SPLA versus CSP licensing, which one is more cost effective?
Many Hosting and CSP partners believe that the transition to Azure will cost them a lot of margin because they are forced to part with the SPLA licenses. In this blog I explain that a transition to Azure certainly does not hurt their profitability, assuming the Azure license policies are properly used.
I will limit myself to the two most used licenses that have the greatest price impact during an Azure migration: Windows Server and SQL.
In order to make the different license models comparable, Microsoft has been billing licenses based on core numbers since 2018. This sounds easier than it is, especially for Windows Server.
The following license models are compared with each other:
- CSP Subscription licensing 1-year commitment
- CSP Subscription licensing 3-year commitment
- The Azure Pay-as-you-go (PAYG) licenses that are included in the VM price (but differentiated here)
All prices mentioned are partner net USD prices, based on the Amsterdam price level.
The hosting partners' business and profitability is based on creating a volume advantage over the largest possible group of customers. This is especially true for the Windows Server Data Center Edition, although with the introduction of the new Date Center SPLA Windows Sever 2019 licensing conditions, Microsoft has already begun to nibble on this volume advantage. In addition to the licensing of the physical processors per host, Microsoft has also added a license multiplier, the licensing of the OSE: Operating System Environment (read VM).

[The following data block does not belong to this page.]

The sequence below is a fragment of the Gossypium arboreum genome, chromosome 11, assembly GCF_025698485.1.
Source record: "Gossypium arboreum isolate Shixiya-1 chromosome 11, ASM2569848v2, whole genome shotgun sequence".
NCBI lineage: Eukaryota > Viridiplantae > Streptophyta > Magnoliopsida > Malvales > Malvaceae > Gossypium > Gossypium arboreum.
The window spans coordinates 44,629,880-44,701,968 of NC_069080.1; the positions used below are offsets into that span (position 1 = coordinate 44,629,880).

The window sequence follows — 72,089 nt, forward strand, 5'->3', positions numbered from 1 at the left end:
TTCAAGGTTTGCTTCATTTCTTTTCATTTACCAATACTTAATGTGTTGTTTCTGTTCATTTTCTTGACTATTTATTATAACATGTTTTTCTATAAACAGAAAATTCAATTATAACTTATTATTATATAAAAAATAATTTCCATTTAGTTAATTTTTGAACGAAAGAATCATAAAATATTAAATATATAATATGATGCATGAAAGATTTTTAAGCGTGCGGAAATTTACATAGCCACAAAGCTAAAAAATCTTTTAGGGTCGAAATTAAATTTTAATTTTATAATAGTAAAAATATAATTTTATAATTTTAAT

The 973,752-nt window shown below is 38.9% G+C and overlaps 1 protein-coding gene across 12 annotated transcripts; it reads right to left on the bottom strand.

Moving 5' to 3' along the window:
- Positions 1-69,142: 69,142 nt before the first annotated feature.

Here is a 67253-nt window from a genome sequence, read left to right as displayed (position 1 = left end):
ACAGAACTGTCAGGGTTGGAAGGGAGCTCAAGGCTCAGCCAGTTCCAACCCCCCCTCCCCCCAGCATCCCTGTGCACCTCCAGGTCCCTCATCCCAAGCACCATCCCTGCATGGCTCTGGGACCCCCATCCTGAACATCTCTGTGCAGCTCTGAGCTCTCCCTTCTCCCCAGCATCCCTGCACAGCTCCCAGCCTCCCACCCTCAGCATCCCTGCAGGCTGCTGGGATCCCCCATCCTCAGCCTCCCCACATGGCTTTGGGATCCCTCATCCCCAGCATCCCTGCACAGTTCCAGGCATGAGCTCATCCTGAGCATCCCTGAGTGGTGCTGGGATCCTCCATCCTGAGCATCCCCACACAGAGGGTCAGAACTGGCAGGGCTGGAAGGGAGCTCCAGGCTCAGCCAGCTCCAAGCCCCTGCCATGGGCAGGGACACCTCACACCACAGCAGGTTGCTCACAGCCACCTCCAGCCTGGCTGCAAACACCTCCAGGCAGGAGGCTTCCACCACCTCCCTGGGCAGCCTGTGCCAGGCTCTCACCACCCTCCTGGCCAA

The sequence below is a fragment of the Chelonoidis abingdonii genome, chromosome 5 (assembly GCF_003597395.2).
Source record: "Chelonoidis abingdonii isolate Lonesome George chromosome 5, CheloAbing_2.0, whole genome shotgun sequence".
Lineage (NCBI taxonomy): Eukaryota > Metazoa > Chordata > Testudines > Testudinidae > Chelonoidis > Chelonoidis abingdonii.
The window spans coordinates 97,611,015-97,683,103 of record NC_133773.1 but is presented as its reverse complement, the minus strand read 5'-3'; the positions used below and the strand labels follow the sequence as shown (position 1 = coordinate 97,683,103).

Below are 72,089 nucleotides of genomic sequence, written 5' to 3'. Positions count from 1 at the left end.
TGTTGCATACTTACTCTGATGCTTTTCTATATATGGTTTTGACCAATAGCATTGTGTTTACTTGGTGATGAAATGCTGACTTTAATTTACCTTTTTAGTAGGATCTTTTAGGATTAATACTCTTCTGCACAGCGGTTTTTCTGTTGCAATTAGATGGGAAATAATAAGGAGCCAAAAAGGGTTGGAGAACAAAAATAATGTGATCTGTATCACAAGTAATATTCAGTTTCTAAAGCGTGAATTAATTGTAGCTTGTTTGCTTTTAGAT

We see the effect of this reflected in the comparison of the different license models. To make the differences of the models visible, I make three comparisons.
Price comparison per core. Without distinction between physical and virtual cores or taking into account any other condition.
The Data Center license costs are based on an HP ProLiant BL460c with two processors with 20 cores each and 512GB of memory. That means 25GBRAM of memory per core.
In this comparison, the license costs over the 5 license models for an entire VM-series are compared, in this case a Dv4 series. Which means there is no economies of scale for the Data Center edition.
Same comparison as under 2. However, now the license costs of 100 VMs per type are compared based on the applicable license conditions. Now you can clearly see the scale advantage of the Data Center editions.
The conclusions for Windows Server licenses:
It is clear that the use of the PAYG Windows Server licenses makes your quotation unnecessarily expensive. In other words, the use of CSP subscription licenses give room to make extra margin.
The enormous economies of scale of the Data Center editions have diminished significantly with the 2018 condition changes. In fact, the 3-year CSP subscription licensing even offers a significant cost advantage over the SPLA Data Center licenses.